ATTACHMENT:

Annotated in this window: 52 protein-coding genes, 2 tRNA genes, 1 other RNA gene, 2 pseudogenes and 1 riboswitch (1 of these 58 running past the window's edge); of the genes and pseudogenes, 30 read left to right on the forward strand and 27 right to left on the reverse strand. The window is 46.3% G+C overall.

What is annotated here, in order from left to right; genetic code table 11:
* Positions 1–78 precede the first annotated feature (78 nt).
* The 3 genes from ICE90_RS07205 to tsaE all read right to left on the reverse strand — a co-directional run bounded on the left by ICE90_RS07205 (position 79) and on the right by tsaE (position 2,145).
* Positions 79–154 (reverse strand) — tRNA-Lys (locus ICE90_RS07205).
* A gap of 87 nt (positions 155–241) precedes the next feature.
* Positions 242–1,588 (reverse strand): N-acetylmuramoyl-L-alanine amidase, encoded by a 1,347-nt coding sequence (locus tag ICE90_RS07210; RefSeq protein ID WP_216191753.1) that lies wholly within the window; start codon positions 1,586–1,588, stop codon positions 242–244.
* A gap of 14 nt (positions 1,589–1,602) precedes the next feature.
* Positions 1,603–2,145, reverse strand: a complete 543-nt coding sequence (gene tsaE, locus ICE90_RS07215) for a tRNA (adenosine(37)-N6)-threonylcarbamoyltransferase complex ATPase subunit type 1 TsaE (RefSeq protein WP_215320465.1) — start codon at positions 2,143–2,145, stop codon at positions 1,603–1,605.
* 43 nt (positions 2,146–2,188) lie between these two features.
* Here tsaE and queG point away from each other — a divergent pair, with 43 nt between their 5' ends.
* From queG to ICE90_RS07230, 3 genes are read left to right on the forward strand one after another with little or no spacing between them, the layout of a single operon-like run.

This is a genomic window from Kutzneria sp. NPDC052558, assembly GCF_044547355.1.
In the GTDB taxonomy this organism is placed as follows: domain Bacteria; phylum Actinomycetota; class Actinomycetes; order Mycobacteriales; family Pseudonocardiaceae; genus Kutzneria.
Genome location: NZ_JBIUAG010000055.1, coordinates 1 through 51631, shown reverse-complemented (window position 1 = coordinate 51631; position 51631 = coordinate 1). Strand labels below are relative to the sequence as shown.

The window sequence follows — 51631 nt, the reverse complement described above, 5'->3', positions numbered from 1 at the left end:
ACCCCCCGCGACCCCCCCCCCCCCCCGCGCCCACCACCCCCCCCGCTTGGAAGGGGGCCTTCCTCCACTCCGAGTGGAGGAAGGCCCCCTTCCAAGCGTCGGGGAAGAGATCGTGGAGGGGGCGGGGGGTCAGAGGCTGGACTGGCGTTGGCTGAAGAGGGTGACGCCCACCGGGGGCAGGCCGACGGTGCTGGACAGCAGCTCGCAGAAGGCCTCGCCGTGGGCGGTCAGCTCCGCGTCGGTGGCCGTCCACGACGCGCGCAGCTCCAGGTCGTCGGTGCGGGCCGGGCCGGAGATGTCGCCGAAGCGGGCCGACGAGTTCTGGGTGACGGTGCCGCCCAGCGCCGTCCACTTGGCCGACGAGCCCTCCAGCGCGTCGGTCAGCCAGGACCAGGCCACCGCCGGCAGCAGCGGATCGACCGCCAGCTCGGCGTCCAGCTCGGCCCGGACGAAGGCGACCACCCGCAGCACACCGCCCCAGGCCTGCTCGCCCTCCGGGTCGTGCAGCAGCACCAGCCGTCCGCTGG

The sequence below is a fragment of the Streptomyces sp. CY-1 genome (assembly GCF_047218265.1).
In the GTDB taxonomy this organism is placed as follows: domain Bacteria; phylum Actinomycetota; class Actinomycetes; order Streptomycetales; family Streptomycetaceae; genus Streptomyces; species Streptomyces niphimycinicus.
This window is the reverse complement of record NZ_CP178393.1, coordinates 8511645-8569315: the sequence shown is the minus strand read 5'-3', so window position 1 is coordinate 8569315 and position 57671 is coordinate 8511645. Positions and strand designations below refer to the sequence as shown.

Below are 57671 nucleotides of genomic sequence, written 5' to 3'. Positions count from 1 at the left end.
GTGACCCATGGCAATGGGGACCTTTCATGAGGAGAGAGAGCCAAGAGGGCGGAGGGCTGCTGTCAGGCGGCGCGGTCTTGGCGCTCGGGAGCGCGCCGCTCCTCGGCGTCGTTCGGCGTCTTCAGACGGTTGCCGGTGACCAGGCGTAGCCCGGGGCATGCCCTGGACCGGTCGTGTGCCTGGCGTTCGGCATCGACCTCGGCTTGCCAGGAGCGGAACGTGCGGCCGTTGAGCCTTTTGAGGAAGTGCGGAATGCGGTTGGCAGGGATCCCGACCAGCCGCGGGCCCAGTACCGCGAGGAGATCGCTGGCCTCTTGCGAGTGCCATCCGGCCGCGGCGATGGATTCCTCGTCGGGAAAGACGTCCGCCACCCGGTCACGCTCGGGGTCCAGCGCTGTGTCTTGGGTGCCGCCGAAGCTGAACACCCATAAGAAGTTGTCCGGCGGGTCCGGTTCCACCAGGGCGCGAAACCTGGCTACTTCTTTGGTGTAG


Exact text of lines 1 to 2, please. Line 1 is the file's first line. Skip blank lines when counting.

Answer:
Annotated in this window: 52 protein-coding genes, 2 tRNA genes, 1 other RNA gene, 2 pseudogenes and 1 riboswitch (1 of these 58 running past the window's edge); of the genes and pseudogenes, 30 read left to right on the forward strand and 27 right to left on the reverse strand. The window is 46.3% G+C overall.

What is annotated here, in order from left to right; genetic code table 11: